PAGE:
Anyone watching my running style over the last few laps must have thought I was experiencing periodic electric shocks, as I jolted with the cramp and stumbled off course.  It’s definitely something I need to work on, although from what I’ve read the prevailing advice seems to be that I need to do more long runs.  Bugger.

With one notable exception, all the other folk taking part were really friendly and I didn’t experience  any ‘snobbish’ behaviour that I was half expecting given my lack of ‘serious runner’ status.  Whilst I can’t say that I had a great day, I’m coming to realise that a part of me must actually enjoy this in some way, even if it’s only the euphoria of finishing!  (I finally limped across the line in 4hrs 52mins, 20th out of 34).

Winter Holly Challenge Completed
Tired, but glad it’s over!

My blinkers are off now, and I know what to expect for the next one, in 2 weeks time.  I wouldn’t say I’m looking forward to it, but I’ll be taking it head on.


Running is only fun when it's over

12 marathons. 12 months.  It seemed like a good idea at the time.

I had such good intentions when I set this ‘challenge’ for myself, that I would somehow become a ‘proper’ runner, who could say the word ‘fartlek’ without sniggering to himself. But this hasn’t happened yet, and is unlikely to anytime soon. Instead I’ve got creaky joints, aching legs, my feet are a cause for concern and ‘the fear’ has returned with a vengeance.

It hasn’t been helped by finding out more about the event I’m doing on Saturday.  There aren’t a huge number of marathons staged in January (can’t understand why?), and at one point I thought I would have to go to Marrakesh, but instead I’ve settled on Telford!  For some reason I was under the impression that it was an ‘off-road’ event, but the joining instructions I received a couple of days ago have confirmed that it is ‘on road’ and consists of “a 0.84 mile loop”.  That’s over 31 laps of hell, with nowhere to lapse into a sneaky walk when no one can see me.  Oh crap.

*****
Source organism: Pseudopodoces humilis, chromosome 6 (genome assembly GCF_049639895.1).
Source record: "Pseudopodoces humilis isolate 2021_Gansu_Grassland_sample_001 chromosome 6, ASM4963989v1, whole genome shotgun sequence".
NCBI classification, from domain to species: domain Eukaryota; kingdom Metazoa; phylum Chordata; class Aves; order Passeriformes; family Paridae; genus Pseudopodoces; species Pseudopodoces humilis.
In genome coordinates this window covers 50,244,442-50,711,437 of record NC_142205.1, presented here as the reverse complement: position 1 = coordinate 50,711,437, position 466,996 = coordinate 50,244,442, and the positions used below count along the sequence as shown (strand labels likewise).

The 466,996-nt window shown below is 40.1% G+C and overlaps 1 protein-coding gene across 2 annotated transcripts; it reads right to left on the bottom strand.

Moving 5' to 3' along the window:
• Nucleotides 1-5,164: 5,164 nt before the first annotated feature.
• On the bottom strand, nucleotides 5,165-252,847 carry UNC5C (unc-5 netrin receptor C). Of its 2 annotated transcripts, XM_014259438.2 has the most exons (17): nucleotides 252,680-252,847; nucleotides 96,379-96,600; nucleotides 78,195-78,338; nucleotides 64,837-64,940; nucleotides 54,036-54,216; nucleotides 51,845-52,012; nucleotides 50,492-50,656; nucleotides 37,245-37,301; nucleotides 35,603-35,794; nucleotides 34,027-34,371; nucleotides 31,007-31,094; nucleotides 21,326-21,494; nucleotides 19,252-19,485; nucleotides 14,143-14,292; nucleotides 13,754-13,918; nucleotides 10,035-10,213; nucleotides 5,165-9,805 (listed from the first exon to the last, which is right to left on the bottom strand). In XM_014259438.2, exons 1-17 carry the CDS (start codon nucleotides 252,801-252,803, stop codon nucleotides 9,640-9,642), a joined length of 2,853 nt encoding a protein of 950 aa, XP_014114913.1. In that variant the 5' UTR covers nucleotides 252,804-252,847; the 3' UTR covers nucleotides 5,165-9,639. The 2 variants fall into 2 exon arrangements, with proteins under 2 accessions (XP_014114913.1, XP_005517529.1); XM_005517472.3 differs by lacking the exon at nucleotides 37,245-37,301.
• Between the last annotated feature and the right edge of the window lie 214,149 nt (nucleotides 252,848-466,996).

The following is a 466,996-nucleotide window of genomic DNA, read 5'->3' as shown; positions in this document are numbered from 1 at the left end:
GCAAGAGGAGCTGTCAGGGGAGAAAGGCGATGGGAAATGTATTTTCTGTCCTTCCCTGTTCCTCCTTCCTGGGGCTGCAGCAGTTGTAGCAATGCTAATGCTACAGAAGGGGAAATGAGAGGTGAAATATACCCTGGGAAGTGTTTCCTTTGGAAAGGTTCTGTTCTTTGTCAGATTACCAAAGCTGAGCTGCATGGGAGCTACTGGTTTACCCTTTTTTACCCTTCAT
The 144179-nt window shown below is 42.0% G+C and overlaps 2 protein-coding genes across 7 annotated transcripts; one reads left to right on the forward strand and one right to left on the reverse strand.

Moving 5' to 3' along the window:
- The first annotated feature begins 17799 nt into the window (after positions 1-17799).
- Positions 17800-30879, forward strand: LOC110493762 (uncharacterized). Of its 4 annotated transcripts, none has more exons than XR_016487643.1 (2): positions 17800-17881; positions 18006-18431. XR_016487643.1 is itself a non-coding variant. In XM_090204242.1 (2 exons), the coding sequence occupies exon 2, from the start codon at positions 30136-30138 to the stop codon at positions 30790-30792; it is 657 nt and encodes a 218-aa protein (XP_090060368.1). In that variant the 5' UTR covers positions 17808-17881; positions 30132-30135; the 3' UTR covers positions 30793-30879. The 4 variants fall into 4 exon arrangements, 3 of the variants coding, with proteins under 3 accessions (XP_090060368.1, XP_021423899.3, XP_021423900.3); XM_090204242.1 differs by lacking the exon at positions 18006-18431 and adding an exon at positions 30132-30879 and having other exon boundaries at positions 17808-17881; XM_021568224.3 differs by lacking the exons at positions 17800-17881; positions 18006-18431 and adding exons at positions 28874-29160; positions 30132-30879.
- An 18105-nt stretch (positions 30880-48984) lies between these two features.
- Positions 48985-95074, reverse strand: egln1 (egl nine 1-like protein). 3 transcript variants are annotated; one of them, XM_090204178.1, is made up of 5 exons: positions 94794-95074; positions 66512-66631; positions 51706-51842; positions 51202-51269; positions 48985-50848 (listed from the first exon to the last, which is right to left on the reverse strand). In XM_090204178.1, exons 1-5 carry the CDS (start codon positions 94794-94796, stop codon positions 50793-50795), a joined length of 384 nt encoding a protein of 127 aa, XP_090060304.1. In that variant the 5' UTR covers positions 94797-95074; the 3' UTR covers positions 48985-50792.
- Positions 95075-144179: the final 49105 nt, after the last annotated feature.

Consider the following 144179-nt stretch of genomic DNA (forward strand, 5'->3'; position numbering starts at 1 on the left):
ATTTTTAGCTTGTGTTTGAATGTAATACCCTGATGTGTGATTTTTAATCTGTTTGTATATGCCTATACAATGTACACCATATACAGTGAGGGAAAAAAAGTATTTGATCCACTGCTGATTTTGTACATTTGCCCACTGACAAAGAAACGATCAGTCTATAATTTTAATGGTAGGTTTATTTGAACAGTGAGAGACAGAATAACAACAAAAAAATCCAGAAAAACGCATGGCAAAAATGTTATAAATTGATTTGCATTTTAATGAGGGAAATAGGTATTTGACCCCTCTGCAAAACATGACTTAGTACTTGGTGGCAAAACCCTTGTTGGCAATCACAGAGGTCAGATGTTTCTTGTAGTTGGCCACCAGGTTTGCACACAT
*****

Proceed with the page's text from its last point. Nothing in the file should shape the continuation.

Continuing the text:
I imagine this must be how it feels to give birth the second time around. The memory of the seemingly unending agony has receded and all you’re left with are the warm fuzzy feelings of euphoria and achievement. Then, when you’re way too far down the line to think about backing out, the barrier that had been protecting you comes crashing down and in one split second it all comes flooding back. The pain, the exhaustion, the ‘oh my god when will it end’ feeling.

Before I get lynched by mothers everywhere, I’m not suggesting that running a marathon is as hard as giving birth. Certainly not. It’s much harder than that. 🙂

But the bottom line is, I cannot imagine anything as hard as watching your child’s health slowly deteriorate and being powerless to prevent it. The more I hear about the struggles that Tom’s family face every day, on a physical and mental level, the more I am in awe of their courage and strength.

I know I’m going to be suffering on Saturday (and Sunday, and probably the rest of the following week).  Luckily for me, my pain will be temporary.

Please take two minutes to watch this, and please give what you can.